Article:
Women’s View on Business Resiliency and Agility
Dr. David Kohl, Professor Emeritus Agricultural and Applied Economics, Virginia Tech University
The COVID-19 pandemic has added rocket fuel to change in business and society. In farm and ranch business management, teamwork with family members is critical for success. A recent webinar with female farm managers in Kansas provided perspectives of how they were specifically navigating the economic white waters created by COVID-19. The group was asked, “What specific actions are you taking in your business, family and personal life for resiliency and agility?” They could select up to three responses from the choices given.
Surprisingly, 68% indicated that they were re-examining business, family and personal goals. Black swan events, such as the COVID-19 pandemic, often require one to internally analyze what is important in the priorities of business and life. Many business owners will indicate that goal setting is academic and superficial; however, as the results point out, it’s a high priority that adds focus, prioritization and balance in the decision-making process.
Next on the list, 41% of respondents indicated building cash and working capital were important for resiliency and agility. This group was spot on as cash and working capital, whether it’s a business or household, are critical for adverse situations or taking advantage of opportunities.
Just behind cash and working capital, the group chose refining and fine-tuning the family living budget as an important action for resiliency and agility. The personal family living budget is just as important as the farm budget. A dollar cut from the family living budget is often worth $1.25 to $1.40 because withdrawals are often taken before any federal, state or self-employment taxes.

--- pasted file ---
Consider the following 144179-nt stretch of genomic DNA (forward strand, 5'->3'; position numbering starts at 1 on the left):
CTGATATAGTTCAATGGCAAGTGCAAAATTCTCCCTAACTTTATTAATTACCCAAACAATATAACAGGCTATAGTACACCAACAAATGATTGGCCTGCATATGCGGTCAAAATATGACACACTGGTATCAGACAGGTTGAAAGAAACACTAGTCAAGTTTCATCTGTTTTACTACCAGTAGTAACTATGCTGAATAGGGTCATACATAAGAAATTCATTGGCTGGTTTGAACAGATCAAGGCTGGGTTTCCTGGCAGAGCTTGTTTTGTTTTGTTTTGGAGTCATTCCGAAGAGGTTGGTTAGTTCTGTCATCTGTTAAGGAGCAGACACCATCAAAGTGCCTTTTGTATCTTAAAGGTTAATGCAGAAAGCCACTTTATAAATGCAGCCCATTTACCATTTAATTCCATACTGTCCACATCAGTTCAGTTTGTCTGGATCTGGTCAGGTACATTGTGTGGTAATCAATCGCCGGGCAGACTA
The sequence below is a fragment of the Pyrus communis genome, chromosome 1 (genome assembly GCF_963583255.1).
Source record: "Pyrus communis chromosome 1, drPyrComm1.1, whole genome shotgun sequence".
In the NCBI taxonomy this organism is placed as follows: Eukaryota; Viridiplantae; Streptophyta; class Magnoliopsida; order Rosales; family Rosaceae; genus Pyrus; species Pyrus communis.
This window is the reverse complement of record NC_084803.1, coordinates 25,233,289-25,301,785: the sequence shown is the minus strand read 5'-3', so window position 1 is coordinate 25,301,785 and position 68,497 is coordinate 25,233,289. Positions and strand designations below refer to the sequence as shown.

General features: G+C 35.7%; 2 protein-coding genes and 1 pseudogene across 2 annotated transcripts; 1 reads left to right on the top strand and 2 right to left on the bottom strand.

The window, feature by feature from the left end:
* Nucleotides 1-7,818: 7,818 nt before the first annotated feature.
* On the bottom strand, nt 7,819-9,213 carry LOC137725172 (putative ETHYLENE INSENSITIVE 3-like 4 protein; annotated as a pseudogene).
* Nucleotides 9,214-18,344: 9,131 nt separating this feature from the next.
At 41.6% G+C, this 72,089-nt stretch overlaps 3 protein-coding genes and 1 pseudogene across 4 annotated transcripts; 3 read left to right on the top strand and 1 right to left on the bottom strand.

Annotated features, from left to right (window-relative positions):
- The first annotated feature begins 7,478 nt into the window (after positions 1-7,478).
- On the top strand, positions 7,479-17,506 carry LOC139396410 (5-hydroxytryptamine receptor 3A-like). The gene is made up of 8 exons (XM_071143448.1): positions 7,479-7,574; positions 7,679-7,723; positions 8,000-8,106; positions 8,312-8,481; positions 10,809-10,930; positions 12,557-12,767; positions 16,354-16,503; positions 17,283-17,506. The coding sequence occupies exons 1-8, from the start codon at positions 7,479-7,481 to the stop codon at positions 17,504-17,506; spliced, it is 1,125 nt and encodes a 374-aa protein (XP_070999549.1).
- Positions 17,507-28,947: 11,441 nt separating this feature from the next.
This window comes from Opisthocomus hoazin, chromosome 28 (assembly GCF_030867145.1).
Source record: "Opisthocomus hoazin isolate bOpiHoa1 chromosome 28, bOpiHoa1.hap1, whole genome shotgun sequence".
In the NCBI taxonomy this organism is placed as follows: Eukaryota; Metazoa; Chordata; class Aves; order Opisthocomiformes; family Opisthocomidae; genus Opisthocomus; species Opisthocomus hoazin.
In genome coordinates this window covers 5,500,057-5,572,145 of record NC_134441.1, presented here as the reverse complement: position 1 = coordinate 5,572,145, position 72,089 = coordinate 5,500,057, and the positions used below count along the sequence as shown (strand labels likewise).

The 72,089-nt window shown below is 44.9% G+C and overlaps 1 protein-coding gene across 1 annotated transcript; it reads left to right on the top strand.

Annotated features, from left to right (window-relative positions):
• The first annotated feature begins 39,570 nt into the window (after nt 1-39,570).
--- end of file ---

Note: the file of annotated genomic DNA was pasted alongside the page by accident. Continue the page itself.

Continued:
The next priority, listed by about 35% of participants, was refining the cost of production budgets and breakeven points. With volatility in costs, production and markets, a good spreadsheet that monitors the cost of production and breakeven points can be a tool to monitor trends and competition in the agriculture industry.
About 30% of the women's group indicated that they were exploring local markets and value-added opportunities for resiliency and agility. One lesson that the COVID-19 pandemic has taught us is that concentration of supply and marketing chains can be an economic Achilles' heel.
The use of advisory teams and increased communications with lenders, suppliers and family members was listed by one in five of the participants. Often the views of others and the act of sharing ideas and solutions can be a best management practice, particularly during stressful times.
Last on the list was a marketing and risk management plan. Interestingly enough, many lenders and male participants often list this item as either the first or second priority for business resiliency and agility. Just as goal setting was a surprising result at the top of the list, a marketing and risk management plan was another surprise at the bottom of this priority list.
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